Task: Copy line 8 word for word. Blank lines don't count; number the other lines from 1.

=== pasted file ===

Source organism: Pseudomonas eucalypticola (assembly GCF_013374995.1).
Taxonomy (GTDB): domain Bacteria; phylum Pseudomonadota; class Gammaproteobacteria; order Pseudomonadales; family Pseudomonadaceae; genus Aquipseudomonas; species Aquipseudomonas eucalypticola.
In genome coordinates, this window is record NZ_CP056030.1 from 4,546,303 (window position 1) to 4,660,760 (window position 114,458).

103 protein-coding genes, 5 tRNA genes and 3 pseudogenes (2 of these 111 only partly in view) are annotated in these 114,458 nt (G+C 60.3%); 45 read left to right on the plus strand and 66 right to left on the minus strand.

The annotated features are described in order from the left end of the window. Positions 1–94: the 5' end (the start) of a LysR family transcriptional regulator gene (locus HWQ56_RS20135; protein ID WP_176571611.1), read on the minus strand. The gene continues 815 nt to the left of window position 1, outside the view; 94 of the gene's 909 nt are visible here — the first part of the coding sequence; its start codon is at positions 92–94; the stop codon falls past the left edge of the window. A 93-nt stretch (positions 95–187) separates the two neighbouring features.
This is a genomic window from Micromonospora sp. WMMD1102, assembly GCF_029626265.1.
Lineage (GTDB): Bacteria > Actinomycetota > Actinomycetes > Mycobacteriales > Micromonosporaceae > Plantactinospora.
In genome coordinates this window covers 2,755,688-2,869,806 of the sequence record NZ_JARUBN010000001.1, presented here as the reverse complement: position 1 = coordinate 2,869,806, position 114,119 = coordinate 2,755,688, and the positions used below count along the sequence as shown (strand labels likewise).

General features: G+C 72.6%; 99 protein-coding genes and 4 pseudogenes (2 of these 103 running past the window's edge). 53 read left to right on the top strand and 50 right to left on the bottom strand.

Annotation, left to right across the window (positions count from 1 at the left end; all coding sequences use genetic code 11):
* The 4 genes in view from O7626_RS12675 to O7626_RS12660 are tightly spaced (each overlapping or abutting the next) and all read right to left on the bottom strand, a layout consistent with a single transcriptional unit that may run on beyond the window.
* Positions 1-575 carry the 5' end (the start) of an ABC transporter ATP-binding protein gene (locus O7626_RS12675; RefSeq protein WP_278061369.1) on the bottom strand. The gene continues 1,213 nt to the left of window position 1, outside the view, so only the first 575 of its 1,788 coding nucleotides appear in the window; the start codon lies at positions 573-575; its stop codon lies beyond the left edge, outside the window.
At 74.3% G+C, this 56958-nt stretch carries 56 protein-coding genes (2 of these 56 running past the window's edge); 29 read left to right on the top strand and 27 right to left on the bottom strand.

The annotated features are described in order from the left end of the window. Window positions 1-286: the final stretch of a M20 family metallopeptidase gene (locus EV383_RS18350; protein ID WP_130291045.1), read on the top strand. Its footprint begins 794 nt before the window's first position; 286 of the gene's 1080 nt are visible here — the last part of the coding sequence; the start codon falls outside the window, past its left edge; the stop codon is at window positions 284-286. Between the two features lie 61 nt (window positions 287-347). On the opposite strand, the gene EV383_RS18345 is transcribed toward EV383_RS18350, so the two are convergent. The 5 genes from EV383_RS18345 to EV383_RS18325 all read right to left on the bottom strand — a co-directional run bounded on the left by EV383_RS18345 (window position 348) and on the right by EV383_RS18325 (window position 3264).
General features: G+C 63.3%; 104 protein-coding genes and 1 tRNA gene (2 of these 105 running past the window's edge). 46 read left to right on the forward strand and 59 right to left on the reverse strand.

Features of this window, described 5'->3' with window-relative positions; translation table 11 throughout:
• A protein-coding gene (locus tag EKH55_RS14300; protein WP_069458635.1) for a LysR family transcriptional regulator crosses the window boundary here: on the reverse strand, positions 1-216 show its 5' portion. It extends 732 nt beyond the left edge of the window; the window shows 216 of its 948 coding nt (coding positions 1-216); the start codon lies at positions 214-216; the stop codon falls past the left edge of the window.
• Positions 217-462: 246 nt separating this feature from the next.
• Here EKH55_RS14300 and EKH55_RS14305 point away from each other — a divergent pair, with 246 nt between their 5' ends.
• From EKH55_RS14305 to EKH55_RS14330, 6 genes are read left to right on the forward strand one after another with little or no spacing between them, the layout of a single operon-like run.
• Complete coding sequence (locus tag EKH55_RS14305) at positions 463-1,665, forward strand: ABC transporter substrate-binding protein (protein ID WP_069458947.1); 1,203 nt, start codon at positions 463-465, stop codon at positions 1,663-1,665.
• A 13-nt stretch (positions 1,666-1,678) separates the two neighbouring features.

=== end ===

In genome coordinates this window covers 2,755,688-2,869,806 of the sequence record NZ_JARUBN010000001.1, presented here as the reverse complement: position 1 = coordinate 2,869,806, position 114,119 = coordinate 2,755,688, and the positions used below count along the sequence as shown (strand labels likewise).